TikTok is Working on In-App User Safety
TikTok has been looking to further improve their automatic violation detection tools as they aim to make TikTok a safer place, and ensure that all uploaded content follows set rules and regulations. The new process will ensure that detected content will be removed in its entirety immediately upon upload, in order to guarantee that harmful content will not meet the eyes of the platform's millions of users.
As TikTok has explained, the uploading process currently has a built-in system which scans video content in order to identify and catch any potential policy violations. Once detected by the system, content is then forwarded to a review team, which then notify users whether their content has violated TikTok’s standard policy. While the current process may already seem effective enough, it may prove to show some error due to TikTok’s continuously growing, massive scale.
As of now, TikTok has begun working to try and improve the system to better ensure that harmful and violative content never reaches the eyes of the platform's many users.
According to TikTok:
"Over the next few weeks, we'll begin using technology to automatically remove some types of violative content identified upon upload, in addition to removals confirmed by our Safety team. Automation will be reserved for content categories where our technology has the highest degree of accuracy, starting with violations of our policies on minor safety, adult nudity and sexual activities, violent and graphic content, and illegal activities and regulated goods."
Essentially, TikTok believes that the best way to limit harmful in-app exposure is to immediately remove and block clips from being uploaded. The new system that the company is working on will enforce this belief and, while there may be false positives, they note that their detection system has proven to be amazingly accurate and would rather experience a few false positives as they develop the system, rather than let potential violations and harmful content be distributed on the content.
"We've found that the false positive rate for automated removals is 5% and requests to appeal a video's removal have remained consistent. We hope to continue improving our accuracy over time."
While 5% of billions of uploads per day may still be quite big in raw numbers, the risks of harmful exposure are significant and TikTok’s concern makes quite a bit of sense. Moreover, their interest in fully automating the detection procedure at 5% also seems to be very logical as that is already quite a good number.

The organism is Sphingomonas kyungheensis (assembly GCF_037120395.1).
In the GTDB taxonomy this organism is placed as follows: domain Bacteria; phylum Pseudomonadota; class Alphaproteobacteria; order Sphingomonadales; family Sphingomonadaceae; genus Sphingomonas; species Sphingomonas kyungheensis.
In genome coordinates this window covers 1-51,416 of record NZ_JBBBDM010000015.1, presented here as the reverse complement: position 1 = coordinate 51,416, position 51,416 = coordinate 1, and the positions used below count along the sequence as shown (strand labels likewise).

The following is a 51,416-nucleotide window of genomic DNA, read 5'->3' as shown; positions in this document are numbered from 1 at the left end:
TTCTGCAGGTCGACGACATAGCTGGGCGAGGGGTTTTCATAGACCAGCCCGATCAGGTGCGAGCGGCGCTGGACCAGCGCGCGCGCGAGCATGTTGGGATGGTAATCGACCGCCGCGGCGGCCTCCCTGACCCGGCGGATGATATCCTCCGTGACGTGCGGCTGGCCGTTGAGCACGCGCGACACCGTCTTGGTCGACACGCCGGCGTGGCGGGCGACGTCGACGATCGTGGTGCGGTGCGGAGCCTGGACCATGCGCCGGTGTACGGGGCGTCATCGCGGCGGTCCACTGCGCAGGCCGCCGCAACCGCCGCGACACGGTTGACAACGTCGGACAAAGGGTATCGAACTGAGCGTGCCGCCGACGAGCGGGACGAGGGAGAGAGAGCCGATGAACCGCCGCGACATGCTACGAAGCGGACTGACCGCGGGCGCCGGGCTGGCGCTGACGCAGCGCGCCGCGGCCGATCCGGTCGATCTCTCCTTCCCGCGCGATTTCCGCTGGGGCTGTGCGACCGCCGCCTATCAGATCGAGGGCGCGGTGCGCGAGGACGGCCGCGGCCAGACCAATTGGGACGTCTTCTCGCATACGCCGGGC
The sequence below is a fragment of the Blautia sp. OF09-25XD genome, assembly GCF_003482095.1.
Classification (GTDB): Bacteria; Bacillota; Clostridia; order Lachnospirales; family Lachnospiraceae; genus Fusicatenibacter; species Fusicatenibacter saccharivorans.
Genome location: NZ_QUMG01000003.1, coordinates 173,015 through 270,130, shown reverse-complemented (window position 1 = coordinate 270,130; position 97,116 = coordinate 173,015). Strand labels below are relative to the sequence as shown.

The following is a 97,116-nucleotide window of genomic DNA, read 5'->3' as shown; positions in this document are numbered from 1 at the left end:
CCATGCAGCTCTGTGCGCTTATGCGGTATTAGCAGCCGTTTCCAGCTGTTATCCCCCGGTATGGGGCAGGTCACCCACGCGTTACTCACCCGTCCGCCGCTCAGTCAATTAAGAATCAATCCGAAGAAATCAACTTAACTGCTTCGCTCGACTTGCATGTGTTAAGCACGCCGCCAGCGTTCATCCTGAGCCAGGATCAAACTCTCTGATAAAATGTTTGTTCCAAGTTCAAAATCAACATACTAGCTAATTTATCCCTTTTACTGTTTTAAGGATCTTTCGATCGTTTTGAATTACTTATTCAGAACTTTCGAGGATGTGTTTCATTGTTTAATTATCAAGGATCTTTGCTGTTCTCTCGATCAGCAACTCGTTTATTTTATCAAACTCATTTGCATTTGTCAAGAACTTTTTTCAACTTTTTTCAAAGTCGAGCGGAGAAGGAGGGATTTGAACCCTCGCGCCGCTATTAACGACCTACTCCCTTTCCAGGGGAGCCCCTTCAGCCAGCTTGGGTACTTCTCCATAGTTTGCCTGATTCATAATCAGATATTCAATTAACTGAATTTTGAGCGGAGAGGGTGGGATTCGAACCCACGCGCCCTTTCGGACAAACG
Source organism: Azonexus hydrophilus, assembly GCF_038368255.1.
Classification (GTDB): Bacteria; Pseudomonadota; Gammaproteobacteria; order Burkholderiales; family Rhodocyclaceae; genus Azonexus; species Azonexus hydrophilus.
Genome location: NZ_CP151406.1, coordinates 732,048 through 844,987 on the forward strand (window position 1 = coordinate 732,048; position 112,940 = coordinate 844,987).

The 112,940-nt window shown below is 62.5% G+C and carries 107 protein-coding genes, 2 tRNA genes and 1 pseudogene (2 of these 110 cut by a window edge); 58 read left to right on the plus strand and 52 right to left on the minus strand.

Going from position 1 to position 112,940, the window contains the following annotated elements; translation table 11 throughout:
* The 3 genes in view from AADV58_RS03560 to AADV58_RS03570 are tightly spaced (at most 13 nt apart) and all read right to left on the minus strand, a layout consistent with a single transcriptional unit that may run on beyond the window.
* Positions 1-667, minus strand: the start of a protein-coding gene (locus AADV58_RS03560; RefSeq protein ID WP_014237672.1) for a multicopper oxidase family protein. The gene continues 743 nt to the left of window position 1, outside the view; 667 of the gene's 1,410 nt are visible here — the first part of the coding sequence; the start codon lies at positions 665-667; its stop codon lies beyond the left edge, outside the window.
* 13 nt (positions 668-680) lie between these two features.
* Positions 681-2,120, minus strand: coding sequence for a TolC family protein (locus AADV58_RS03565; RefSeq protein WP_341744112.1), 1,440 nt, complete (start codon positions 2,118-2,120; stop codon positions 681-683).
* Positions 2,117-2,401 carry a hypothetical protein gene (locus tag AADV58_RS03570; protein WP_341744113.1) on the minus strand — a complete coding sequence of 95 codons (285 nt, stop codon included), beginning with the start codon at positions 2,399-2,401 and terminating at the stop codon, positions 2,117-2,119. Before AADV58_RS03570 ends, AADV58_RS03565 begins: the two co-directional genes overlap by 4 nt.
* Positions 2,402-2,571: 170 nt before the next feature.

Moreover, TikTok believed that there is another important benefit:
"In addition to improving the overall experience on TikTok, we hope this update also supports resiliency within our Safety team by reducing the volume of distressing videos moderators view and enabling them to spend more time in highly contextual and nuanced areas, such as bullying and harassment, misinformation, and hateful behavior."
According to a number of studies and investigations, content moderation can take a heavy toll on moderators and TikTok staff. As such, reduction of the amount of stress moderators are put under is a definite priority that TikTok should have.
As can be seen above, TikTok’s system will display the various violations the user has committed and will also prompt users with numerous warnings and reminders.
The penalties of repeated violations and issues will slowly intensify, starting from initial warning to possible even full bans. However, more serious issues, such as content sexualizing children or content displaying abuse, will immediately result in the removal of accounts or even possibly result in a device being permanently blocked.
The new rules and measures are extremely important as, according to data published by the New York Times last year around a third of TikTok’s younger base is 14 years old or under. This means that, within the app, there is a very high risk of exposure, be it as creators or viewers.
Because of harmful user generated content, TikTok has already faced numerous investigations and temporary bans as young children attempt various challenges seen in the app. One example of these situations is TikTok’s temporary ban after a ten-year-old girl died after attempting to replicate a viral trend.
Cases such as the one mentioned above highlight the increasing need for TikTok and other social media platforms to protect their users from dangerous exposure and harmful content. Hopefully, the new tools help combat violations and prevent harmful content from ever being published.
TikTok has noted that 60% of the people who receive the first warning do not receive as second, which is another reason to believe in the new system.
All in all, while there may be a few false positives that may upset some users, the risks far outweigh the possible minor inconveniences.
Want to learn more about TikTok’s safety updates? Check it out HERE.